Tripod and camera slug over his shoulder, the man walked up the dirt road leading to the wastewater lagoons in Fennville on Tuesday morning, April 23.
“Is it still here?” he asked a passerby who quickly nodded.
“I could tell by your smile,” the man said as he quickened his pace to reach the top of the hill where a half dozen birdwatchers kept their binoculars and long camera lenses focused on the far end of a pond to see a rare Tufted Duck bob with the cold north wind.
For two days, birders have been flocking to the wastewater lagoons on the east side of the city to catch a glimpse of the duck that normally inhabits the East and West Coasts of the United States.
The ducks reach the northeast from Europe and Iceland, and Alaska and the Pacific Coast from Asia, according to Audubon.org.“Although they are turning up more often, they are still considered rare everywhere except western Alaska,” the birding website wrote.
“Who knows if it got lost, pushed off course by a storm,” said Jamie Krupka, keeping his eyes on his scope. “It shouldn’t be here. To have it here is quite rare.”
Word went out over the internet, on Facebook and birdwatching news feeds on Monday, April 22, that the Tufted Duck – Aythya fuligula, to be precise – was hanging out in the small Allegan County city.
“It hit the media,” said Matt Igleski of Hammond, Ind., who saw the posts and hit the road for Fennville. He joined people on Tuesday from Grand Rapids, Grand Haven and Holland.
“It’s worth coming to see,” Igleski said.
This was the first time Jill Henemyer of Grand Rapids has seen the duck.
“This bird is really rare,” she said, keeping an eye on the lagoon.
Krupka, vice president of programming for the Outdoor Discovery Center on Holland’s southside, kept tabs on the single duck as it dove beneath the water dotted with other more common waterfowl.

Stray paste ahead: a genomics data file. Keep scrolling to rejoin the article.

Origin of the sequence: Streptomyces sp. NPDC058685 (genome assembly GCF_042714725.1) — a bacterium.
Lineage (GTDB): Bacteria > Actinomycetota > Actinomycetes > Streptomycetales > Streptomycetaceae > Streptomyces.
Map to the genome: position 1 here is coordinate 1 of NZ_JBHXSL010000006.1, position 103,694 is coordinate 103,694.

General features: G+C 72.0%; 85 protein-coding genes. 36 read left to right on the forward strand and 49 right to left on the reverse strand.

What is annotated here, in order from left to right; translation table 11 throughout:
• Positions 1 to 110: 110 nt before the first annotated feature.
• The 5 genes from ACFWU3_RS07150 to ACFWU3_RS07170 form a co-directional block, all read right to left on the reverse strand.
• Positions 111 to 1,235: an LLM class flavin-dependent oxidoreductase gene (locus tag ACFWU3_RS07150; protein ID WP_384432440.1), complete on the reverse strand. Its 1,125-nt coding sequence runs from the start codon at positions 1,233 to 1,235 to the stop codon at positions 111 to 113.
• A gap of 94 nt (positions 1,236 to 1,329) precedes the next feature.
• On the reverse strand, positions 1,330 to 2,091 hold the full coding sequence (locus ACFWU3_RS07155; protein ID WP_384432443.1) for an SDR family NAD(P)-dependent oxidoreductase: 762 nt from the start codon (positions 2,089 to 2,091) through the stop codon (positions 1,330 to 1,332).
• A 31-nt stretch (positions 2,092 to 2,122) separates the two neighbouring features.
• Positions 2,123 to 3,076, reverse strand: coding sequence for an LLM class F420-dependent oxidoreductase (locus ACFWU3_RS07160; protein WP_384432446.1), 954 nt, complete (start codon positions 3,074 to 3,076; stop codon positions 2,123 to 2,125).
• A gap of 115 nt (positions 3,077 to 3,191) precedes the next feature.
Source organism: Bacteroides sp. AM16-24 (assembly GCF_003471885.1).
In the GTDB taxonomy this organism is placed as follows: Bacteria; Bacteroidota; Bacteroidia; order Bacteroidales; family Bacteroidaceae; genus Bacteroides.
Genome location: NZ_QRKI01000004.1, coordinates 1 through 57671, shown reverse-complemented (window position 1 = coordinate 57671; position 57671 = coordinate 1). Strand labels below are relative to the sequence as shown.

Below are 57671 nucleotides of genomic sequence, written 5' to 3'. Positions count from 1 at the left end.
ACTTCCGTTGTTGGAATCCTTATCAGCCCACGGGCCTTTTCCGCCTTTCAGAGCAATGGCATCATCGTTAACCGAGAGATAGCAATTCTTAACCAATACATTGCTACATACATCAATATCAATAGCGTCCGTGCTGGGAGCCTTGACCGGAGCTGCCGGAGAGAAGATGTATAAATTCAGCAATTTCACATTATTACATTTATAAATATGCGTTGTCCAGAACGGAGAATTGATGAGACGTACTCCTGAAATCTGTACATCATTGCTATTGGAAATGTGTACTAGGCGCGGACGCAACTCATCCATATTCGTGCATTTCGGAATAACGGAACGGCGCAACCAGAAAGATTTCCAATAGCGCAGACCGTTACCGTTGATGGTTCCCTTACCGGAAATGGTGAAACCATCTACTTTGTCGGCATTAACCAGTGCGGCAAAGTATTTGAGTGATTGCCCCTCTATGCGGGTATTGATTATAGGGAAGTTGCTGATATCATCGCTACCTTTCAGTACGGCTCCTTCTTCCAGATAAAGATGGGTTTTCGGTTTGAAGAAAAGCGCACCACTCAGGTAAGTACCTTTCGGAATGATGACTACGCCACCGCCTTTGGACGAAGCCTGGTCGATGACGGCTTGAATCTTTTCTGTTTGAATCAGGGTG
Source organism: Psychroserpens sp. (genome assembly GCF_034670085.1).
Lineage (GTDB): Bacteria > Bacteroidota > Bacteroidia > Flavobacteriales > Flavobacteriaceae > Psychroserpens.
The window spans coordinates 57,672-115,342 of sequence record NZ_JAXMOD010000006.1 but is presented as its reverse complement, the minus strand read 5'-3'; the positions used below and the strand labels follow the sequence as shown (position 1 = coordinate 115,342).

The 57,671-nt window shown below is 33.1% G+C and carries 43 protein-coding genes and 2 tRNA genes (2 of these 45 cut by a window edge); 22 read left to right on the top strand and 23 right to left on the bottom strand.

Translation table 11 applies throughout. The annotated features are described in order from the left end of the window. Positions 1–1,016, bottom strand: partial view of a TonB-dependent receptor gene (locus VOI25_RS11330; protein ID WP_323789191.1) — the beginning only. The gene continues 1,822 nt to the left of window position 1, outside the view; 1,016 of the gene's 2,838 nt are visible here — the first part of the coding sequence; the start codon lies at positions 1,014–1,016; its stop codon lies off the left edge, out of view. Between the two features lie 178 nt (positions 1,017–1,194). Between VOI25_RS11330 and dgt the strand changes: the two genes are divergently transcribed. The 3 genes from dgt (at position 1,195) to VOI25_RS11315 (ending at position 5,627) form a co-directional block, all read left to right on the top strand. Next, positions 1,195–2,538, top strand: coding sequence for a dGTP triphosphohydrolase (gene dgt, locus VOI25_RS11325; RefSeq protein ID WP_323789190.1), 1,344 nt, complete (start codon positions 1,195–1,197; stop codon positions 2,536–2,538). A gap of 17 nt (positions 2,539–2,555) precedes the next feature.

“He’s up again!” Krupka announced, suddenly silencing the murmur of birder group clustered along the dirt road. The half-dozen other watchers whipped their binoculars and cameras to their eyes to catch a glimpse of the duck.
The sudden appearance of the feathered celebrity caught the city by surprise as the department of public works was draining the lagoons.
“The city is allowing people to enter the lagoon area to view the duck during business hours 7 a.m. to 5 p.m.,” said City Administrator Amanda Morgan. Visitors can park on the shoulder of South Maple Street – a dirt road south of city hall — and walk up the drive into the lagoons.
“We do ask that they remember that we are currently in the middle of the process to begin discharging our lagoons and access for maintenance vehicles must be maintained,” Morgan said on Monday.
The sewage is collected in the about 30-acre lagoon system, naturally filtered through a series of four treatment ponds and regularly drained into ditches that eventually take it to the Black River then Lake Michigan. The process is regulated by the state.
The birders weren’t sure how long the solo Tufted Duck would remain in town.